Mustard Goa | #Foodporn | 7680934283 | www.bongfooodie.comWe were solving the ‘half empty half full’ puzzle for our tummy, when the Chef advised that we cleanse it with some Chilled cucumber latte and get ready for the mains galore. Though we came prepared but was a little petrified (well not really Harry Potterish) for a while. We hinted them to keep the portions minimal to avoid any food wastage.

The ambiance was so emancipating, I took a stroll around to get a bit lighter (how wishful of me). My fellow foodies whistled me as the food already arrived. We had Maacher Paturi (boneless fish marinated in mustard and wrapped with banana leaf before baking in oven), Mochar Ghonto (Finely chopped Banana flower cooked with grated coconut and peanuts), Prawns Malai Curry (Prawns cooked in coconut milk) all infront of us. The paturi gave us the flavour to the place instantly, Mustard. Each of these mains were served with rice, a bowl of lentil soup, a side and chutney. I couldn’t have complained more eating Bengali food in the heart of India’s party capital.

If that was not all for my bengali soul, came the all time favourite, Luchi – Kosha Mangsho combo with all its glory. Generous pieces of mutton slow cooked in a gravy in its own moisture. Giving a French connection to us was the Dijon stuffed chicken breasts, a right type for the healthy meal.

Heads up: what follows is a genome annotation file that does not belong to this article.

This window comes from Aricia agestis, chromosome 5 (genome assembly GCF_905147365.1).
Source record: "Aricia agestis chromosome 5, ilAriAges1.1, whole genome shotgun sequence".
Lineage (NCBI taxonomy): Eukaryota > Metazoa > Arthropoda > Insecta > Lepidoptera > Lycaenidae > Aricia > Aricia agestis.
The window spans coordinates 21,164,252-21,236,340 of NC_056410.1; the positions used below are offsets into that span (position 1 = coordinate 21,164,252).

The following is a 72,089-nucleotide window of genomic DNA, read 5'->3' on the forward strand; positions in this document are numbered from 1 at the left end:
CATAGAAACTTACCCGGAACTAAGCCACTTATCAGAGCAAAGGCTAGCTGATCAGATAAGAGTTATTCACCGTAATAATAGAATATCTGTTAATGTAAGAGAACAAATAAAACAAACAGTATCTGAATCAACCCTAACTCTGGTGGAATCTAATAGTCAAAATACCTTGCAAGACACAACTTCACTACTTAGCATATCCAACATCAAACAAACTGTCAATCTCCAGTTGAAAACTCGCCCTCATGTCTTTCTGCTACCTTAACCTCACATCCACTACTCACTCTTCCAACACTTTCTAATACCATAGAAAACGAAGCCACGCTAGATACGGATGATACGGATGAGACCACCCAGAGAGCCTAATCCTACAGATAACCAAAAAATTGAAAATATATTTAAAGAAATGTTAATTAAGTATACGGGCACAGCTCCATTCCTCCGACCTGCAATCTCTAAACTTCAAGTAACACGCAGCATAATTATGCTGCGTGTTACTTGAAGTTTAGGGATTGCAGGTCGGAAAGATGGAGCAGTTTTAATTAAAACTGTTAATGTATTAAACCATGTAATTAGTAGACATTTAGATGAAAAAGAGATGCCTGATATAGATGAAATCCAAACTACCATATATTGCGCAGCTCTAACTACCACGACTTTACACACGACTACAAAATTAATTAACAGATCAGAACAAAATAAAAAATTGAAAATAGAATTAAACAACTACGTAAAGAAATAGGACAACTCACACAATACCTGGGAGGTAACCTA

We thought we were done until the Bengalis and the French came together to say ‘au revoir’ with sweet something with Badamer bhapa sondesh & Crème brûlée.  Both the desserts tasted differently from usual. The fun of breaking the hard caramel over rich custard is something, I bet, everyone enjoys.

This is one experience, I probably would cherish a long long time. It is rare that you visit a place and get a food that connects your soul. I may be missing home after this meal but definitely had to agreed, Mustard has the punch!

We were lucky to have the presence of Atul Sikand, founder of Sikandalous Cuisine also dining on a different table. I was informed that they are up soon in Mumbai too which will be quite a delish of culinary jugalbandi in the tinsel town.

*The visit was by invitation from the business owners. The food & beverages were on the house. However, the review is unbiased and based on the true experience.


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3 thoughts on “French Mustard and a bengali palate

  1. Shamik says:

    This is too good Rahul. Well written and the pictures are highly tempting. Made me feel like grabbing them through the pictures itself.

    Like